Macomb County, north of Detroit, allocates $365,000 a year for 140 parent-education classes. Confidentiality is part of the contract the participants negotiated for themselves, so all the parents asked to have their names changed. Their stories, however, are quite real:
Elaine: "My older daughter, she's 15, was in a performance at school. My younger daughter, 13, refused to go. She said she had too much homework. I said you've known for a week about this performance, why didn't you get the homework done sooner? I took them out for a quick dinner. When my older daughter and I got home from her performance, the younger one had eaten all the leftovers, and just about everything else in the refrigerator. She still hadn't done her homework. It was 11 o'clock and I was ballistic."
Rich: "I told Tommy, he's 13, that he had to stop taking my tools if he didn't put them back. He'd use them; I'd find them scattered all over the neighborhood. I put a lock on the toolbox; he broke the lock. He defies me, and he knows there's nothing I can do about it."
Rita: "At dinner Bobby picked up a two-liter soda container and started pounding his sister's face. I grabbed the bottle and told him to leave. He said, fine. We didn't see him for two days."
These incidents came up in a session about consequences and responsibility. A key focus was the difference between discipline, a process by which people learn from their choices, and punishment, actions that, according to the STEP manual, teach teenagers to resent and fear adults.
"Some of it sounds so obvious," said Jeanne Rioux, the group's volunteer facilitator. "But it's like anything else. It's about skill-building. You can't do a good job if you don't have the skills."
Sharing Concrete Strategies Helps
Parents are starved for information, said Fred Mednick, head of a private high school in Seattle and author of a book about teenagers called "Rebel Without a Car." Mednick was talking to a group of 10th-grade parents not long ago when one of them cut him off. Forget the theoretical stuff, said the parent: We want to talk about how to handle allowance. In the free-ranging discussion that followed, audience members agreed that teenagers can be champion manipulators. "They started establishing strategies, and they stopped feeling so alone . . . and so stupid," Mednick said.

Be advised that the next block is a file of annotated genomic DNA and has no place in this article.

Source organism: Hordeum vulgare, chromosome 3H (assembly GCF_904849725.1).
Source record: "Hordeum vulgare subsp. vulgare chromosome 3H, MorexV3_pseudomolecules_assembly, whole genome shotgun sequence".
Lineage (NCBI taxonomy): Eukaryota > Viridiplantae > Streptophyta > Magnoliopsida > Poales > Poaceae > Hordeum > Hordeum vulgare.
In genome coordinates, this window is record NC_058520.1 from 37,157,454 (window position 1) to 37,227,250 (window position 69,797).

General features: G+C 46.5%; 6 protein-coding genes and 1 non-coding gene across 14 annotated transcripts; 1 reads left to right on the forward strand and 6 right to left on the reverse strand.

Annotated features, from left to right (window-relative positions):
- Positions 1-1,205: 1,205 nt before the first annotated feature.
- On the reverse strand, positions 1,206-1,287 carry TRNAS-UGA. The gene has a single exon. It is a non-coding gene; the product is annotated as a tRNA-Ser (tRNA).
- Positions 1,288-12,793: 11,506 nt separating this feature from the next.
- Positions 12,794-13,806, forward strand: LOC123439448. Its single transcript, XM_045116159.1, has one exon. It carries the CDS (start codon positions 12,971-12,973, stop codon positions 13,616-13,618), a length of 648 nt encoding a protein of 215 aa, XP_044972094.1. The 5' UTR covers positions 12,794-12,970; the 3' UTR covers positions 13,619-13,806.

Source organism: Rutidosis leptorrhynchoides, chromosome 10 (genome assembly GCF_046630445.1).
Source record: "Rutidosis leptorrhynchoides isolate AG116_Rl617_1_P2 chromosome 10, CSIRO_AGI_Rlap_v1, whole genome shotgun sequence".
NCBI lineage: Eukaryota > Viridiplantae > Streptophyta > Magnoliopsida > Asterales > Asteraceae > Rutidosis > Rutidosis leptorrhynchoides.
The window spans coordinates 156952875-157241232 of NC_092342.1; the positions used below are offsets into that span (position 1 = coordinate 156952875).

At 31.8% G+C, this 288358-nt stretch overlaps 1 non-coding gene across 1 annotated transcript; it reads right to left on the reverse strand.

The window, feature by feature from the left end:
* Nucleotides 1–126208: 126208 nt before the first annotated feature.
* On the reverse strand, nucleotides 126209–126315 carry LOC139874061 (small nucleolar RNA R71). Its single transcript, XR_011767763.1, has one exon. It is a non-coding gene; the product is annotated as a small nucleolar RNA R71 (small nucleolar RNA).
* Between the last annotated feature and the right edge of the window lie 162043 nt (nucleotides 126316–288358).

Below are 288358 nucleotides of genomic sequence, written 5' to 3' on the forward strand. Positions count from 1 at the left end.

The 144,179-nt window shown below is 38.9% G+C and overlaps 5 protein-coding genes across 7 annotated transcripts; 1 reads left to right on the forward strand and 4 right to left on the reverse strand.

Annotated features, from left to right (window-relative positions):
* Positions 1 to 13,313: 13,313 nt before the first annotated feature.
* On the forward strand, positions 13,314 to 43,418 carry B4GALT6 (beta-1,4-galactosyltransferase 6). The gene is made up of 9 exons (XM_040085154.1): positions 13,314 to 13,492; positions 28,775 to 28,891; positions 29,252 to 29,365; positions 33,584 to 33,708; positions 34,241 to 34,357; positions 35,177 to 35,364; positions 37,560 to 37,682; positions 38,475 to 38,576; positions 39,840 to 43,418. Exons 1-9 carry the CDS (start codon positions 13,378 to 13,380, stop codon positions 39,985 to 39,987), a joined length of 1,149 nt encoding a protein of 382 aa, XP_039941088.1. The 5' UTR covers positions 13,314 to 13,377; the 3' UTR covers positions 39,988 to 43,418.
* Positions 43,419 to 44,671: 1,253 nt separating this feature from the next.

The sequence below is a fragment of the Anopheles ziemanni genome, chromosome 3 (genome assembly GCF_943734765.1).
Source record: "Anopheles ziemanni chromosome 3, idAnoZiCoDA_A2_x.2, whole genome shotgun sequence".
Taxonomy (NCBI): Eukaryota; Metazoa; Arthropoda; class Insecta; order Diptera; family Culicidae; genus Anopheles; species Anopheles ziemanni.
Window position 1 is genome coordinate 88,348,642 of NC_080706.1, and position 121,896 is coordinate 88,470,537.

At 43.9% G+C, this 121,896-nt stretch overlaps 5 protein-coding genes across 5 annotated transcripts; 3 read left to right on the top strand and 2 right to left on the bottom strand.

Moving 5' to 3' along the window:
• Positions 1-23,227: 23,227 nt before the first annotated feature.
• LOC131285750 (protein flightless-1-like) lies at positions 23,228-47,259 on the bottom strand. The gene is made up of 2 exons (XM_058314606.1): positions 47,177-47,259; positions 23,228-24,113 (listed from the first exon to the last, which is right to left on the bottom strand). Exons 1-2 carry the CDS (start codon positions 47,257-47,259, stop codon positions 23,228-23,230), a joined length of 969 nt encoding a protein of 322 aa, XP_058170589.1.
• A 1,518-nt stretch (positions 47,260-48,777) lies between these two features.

Mednick advocates a national parenting center--Web sites and all--where parents and professionals can trade information.
Harvard Medical School psychologist William Pollack was booked in April to speak to the Colorado state PTA about his new book, "Real Boys." Then this country's worst school massacre happened, and Pollack headed to a town meeting in Littleton. He listened to parents filled with blame and shame.
Pollack quoted from studies that show the benefits of something as basic as "a positive dinner with your teenager three times a week, bringing the chances of suicide, depression and aggressive behavior down dramatically."
(BEGIN TEXT OF INFOBOX / INFOGRAPHIC)
Crime rates are dropping for teenagers, even as the population grows. But many families still struggle with mental health issues:
As the teen population grows...
. . .the crime rate declines
Crimes per 1,000 ages 12-17
At any given time, one in five children and adolescents may have a mental health problem. Some trouble signs:
Emotions: Sad and hopeless without good reason; angry most of the time; cries a lot or overreacts; extremely fearful.
Socialization: Experiences big changes: does much worse in school; loses interest in things usually enjoyed; avoids friends or family.
Behavior: Poor concentration; persistent nightmares; uses alcohol or other drugs; constantly violates the rights of others or breaks the law.
Sources: U.S. Census Bureau; The Children's Mental Health Education Campaign
Compiled by MALOY MOORE / Los Angeles Times
* For More Child Care Information:
* An extensive list of child care resources and the complete Caring for Our Children series are available on the Times' web site:
* STEP (Systematic Training for Effective Parenting), 4201 Woodland Dr., Circle Pines, MN 55014-1796
* American Academy of Child and Adolescent Psychiatry: 3615 Wisconsin Ave., N.W., Washington, D.C. 20016-3007
Compiled by MALOY MOORE / Los Angeles Times